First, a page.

‘Why are you doing this? If they discovered you, surely they will accuse you of colluding with a witch.’
He sat back on his heels. ‘My cousin Will lives in your village.’
‘Will the blacksmith?’
‘Aye. He has told me everything, how your people pretended the rector was dead, to get him safe away. How you and Hannah Green were no more witches than he was. Besides . . .’ He passed a hand over his face. ‘The girl I was to marry, a girl here in Lincoln. These witchfinders took her for a witch and hanged her. She was no witch!’
His voice cracked on a sob and I reached out a hand and touched his arm. ‘They are devils, these witchfinders,’ I said.
‘Aye. And think they do God’s work.’ His voice was grim.
He got easily to his feet and I realised he was younger than I had thought. Not much older than Gideon. His troubles had aged him.
‘Eat now, and sleep. You must be strong for tomorrow.’ And with that he left.
I washed first, cleaning my face and hands in the basin, then drying them on my apron. There was nothing I could do about the state of my urine-soaked clothes, but I reflected wryly that the river would wash them clean tomorrow. At least the cleansing water on my face seemed also to wash away some of the confusion brought on by my lack of sleep. The walk in the open air through the courtyard and the conversation with the gaoler had helped to clear my mind a little, though I was exhausted, all my joints shrieking with pain and my head pounding. Despite all this, I realised I was hungry and looked now to see what he had brought me.
The food was simple but fresh and hearty. A beef pie, packed with meat and onions and dripping with gravy that ran down my chin. Three cold sausages. A boiled onion. A slab of pease pudding. I wolfed it down like a beggar child who fears the food may be snatched away. The ale was decent stuff, not as good as my home brew, but passable. The flagon filled the cup three times. As I bit into the apple, a ginnet, sharp and a little under ripe, I wondered whether the gaoler had given me his own dinner. The food was surely too good to be wasted on a prisoner.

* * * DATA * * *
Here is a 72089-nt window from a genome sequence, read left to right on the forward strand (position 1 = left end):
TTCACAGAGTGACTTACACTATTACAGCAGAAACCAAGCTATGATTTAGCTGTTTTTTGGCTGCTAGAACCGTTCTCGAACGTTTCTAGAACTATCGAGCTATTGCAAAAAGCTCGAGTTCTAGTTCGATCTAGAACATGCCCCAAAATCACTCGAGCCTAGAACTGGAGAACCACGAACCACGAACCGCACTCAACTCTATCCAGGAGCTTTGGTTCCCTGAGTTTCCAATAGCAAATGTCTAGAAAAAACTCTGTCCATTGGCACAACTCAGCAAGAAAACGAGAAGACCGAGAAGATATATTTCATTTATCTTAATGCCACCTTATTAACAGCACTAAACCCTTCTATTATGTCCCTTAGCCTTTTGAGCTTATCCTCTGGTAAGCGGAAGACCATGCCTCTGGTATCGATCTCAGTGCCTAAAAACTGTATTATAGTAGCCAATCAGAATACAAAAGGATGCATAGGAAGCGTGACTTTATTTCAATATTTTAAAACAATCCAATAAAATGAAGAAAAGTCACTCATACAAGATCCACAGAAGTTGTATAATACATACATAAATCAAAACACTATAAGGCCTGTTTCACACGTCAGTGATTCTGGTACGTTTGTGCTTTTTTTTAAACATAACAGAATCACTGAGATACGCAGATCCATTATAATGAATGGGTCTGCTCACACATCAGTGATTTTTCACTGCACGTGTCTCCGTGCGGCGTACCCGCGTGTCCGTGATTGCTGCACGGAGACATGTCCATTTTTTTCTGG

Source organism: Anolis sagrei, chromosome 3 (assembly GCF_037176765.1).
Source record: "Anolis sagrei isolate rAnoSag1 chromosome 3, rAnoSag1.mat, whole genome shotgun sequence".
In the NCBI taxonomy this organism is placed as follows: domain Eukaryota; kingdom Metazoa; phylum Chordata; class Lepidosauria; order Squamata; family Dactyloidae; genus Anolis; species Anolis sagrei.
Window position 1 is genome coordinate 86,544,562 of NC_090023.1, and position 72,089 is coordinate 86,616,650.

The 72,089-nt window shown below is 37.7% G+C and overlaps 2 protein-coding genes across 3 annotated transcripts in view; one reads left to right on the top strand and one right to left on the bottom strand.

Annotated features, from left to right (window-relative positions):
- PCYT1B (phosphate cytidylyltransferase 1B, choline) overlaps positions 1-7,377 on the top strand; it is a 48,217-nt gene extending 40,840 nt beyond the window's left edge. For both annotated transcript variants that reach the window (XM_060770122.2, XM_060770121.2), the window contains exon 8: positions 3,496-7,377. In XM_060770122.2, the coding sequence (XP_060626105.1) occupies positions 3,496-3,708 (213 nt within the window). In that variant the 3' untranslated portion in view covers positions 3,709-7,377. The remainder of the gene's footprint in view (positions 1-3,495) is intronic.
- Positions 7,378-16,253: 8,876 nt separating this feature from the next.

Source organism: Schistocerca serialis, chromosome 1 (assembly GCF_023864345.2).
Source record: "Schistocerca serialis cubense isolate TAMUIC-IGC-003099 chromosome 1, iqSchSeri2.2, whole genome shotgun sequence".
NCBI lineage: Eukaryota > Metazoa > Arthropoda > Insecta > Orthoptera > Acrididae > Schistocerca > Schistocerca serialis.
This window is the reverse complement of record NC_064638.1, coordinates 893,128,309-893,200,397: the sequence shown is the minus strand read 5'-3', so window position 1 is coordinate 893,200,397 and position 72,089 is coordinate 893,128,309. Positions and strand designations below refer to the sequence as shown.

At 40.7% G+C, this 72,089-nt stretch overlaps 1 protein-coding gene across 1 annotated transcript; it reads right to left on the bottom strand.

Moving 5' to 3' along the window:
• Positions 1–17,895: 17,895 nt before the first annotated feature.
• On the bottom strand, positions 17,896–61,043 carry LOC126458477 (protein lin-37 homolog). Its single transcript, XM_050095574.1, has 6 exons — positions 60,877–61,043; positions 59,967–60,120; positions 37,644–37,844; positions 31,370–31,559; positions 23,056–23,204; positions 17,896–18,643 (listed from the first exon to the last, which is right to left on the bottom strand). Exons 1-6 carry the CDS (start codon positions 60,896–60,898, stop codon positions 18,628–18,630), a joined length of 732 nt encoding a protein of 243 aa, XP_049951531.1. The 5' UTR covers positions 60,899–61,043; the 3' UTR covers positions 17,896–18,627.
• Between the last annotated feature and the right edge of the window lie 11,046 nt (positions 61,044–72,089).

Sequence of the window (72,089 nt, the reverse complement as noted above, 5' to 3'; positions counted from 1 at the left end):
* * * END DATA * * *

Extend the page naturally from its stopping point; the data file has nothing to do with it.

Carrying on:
Could I trust him? He seemed honest enough and what was there to lose in trusting him? It was too great a problem for me to solve in my present fuddled state. I lay down upon the palliasse with the half-eaten apple still in my hand and fell at once into a sleep as deep and dark as a well.
I do not know how long I slept, but when I woke the light filtering in from the corridor was dim and flickering, so I supposed it must be night and the light was that of a candle lantern. With a groan I sat up. All my limbs had stiffened while I slept, so that I could hardly move. I had lain on the remains of the apple. I could just make out that it had turned brown, but I ate it anyway. Then I discovered that the gaoler must have been in the cell while I slept, for the first tray had been taken away and a new one was now on the stool.
With difficulty I managed to get to my feet and walk about the cell. I knew that if I was to survive tomorrow’s ordeal I must get some movement back into my arms and legs, so I forced myself to walk round the perimeter of the cell ten times. Then I used the pisspot and sat down again on my bed.
This time the man had brought me bread and cheese. The bread was fresh and I tore lumps off it with my teeth. It was a rough, coarse loaf, but the finest white manchet bread could not have tasted better for me then. There was a good sized piece of cheese, a local cheese, white and crumbling, with a strong tang. It was wonderful. There was more ale and another of the apples.
I devoured everything, then walked around the cell again and again. Although I still ached all over, I was beginning to move more normally. As I walked, I went over in my mind the plan the gaoler had suggested. He would bring the stones to the cell and I would put them in my pockets. Walking to the river, I must be careful not to let the unnatural swing of my skirts show. If I could keep my hands down by my sides, I could perhaps hide that.